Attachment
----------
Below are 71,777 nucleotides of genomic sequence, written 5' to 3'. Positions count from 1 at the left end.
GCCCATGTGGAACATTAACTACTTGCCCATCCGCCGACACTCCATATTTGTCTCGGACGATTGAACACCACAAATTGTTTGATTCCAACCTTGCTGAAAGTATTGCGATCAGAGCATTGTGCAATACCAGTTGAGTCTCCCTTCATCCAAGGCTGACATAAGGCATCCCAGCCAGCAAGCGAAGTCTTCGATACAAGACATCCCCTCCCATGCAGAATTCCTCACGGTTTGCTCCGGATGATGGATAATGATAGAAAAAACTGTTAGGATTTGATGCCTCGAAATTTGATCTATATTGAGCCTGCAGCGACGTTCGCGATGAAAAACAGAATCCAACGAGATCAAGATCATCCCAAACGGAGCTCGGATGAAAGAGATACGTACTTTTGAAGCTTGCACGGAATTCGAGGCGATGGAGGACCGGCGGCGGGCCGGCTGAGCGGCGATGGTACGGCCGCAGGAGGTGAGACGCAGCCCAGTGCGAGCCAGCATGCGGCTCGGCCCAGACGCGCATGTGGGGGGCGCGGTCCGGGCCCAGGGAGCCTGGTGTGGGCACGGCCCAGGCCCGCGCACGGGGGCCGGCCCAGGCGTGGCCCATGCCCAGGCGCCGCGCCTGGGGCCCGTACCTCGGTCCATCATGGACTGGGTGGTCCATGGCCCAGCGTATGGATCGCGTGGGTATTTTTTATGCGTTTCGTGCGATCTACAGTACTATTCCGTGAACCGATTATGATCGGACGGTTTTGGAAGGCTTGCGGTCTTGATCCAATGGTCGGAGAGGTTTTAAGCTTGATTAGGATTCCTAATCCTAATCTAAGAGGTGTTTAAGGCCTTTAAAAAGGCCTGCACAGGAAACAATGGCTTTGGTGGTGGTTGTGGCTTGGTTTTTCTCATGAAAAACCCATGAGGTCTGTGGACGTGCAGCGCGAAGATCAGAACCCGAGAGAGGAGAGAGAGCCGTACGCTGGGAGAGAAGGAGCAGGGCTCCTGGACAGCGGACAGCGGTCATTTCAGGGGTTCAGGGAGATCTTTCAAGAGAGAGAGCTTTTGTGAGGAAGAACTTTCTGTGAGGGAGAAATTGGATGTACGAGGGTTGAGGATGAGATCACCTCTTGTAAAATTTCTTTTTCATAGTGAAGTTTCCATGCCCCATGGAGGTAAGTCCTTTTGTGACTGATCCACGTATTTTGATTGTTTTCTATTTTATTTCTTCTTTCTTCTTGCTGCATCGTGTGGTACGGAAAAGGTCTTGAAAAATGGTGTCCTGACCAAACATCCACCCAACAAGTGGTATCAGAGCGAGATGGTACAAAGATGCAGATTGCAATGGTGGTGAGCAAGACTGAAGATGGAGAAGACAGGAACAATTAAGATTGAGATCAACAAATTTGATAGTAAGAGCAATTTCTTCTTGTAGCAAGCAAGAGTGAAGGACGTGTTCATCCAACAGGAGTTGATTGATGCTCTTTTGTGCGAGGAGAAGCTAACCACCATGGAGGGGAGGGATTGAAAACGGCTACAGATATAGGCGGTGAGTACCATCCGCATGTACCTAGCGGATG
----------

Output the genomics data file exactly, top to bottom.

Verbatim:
Below are 71,777 nucleotides of genomic sequence, written 5' to 3'. Positions count from 1 at the left end.
GCCCATGTGGAACATTAACTACTTGCCCATCCGCCGACACTCCATATTTGTCTCGGACGATTGAACACCACAAATTGTTTGATTCCAACCTTGCTGAAAGTATTGCGATCAGAGCATTGTGCAATACCAGTTGAGTCTCCCTTCATCCAAGGCTGACATAAGGCATCCCAGCCAGCAAGCGAAGTCTTCGATACAAGACATCCCCTCCCATGCAGAATTCCTCACGGTTTGCTCCGGATGATGGATAATGATAGAAAAAACTGTTAGGATTTGATGCCTCGAAATTTGATCTATATTGAGCCTGCAGCGACGTTCGCGATGAAAAACAGAATCCAACGAGATCAAGATCATCCCAAACGGAGCTCGGATGAAAGAGATACGTACTTTTGAAGCTTGCACGGAATTCGAGGCGATGGAGGACCGGCGGCGGGCCGGCTGAGCGGCGATGGTACGGCCGCAGGAGGTGAGACGCAGCCCAGTGCGAGCCAGCATGCGGCTCGGCCCAGACGCGCATGTGGGGGGCGCGGTCCGGGCCCAGGGAGCCTGGTGTGGGCACGGCCCAGGCCCGCGCACGGGGGCCGGCCCAGGCGTGGCCCATGCCCAGGCGCCGCGCCTGGGGCCCGTACCTCGGTCCATCATGGACTGGGTGGTCCATGGCCCAGCGTATGGATCGCGTGGGTATTTTTTATGCGTTTCGTGCGATCTACAGTACTATTCCGTGAACCGATTATGATCGGACGGTTTTGGAAGGCTTGCGGTCTTGATCCAATGGTCGGAGAGGTTTTAAGCTTGATTAGGATTCCTAATCCTAATCTAAGAGGTGTTTAAGGCCTTTAAAAAGGCCTGCACAGGAAACAATGGCTTTGGTGGTGGTTGTGGCTTGGTTTTTCTCATGAAAAACCCATGAGGTCTGTGGACGTGCAGCGCGAAGATCAGAACCCGAGAGAGGAGAGAGAGCCGTACGCTGGGAGAGAAGGAGCAGGGCTCCTGGACAGCGGACAGCGGTCATTTCAGGGGTTCAGGGAGATCTTTCAAGAGAGAGAGCTTTTGTGAGGAAGAACTTTCTGTGAGGGAGAAATTGGATGTACGAGGGTTGAGGATGAGATCACCTCTTGTAAAATTTCTTTTTCATAGTGAAGTTTCCATGCCCCATGGAGGTAAGTCCTTTTGTGACTGATCCACGTATTTTGATTGTTTTCTATTTTATTTCTTCTTTCTTCTTGCTGCATCGTGTGGTACGGAAAAGGTCTTGAAAAATGGTGTCCTGACCAAACATCCACCCAACAAGTGGTATCAGAGCGAGATGGTACAAAGATGCAGATTGCAATGGTGGTGAGCAAGACTGAAGATGGAGAAGACAGGAACAATTAAGATTGAGATCAACAAATTTGATAGTAAGAGCAATTTCTTCTTGTAGCAAGCAAGAGTGAAGGACGTGTTCATCCAACAGGAGTTGATTGATGCTCTTTTGTGCGAGGAGAAGCTAACCACCATGGAGGGGAGGGATTGAAAACGGCTACAGATATAGGCGGTGAGTACCATCCGCATGTACCTAGCGGATG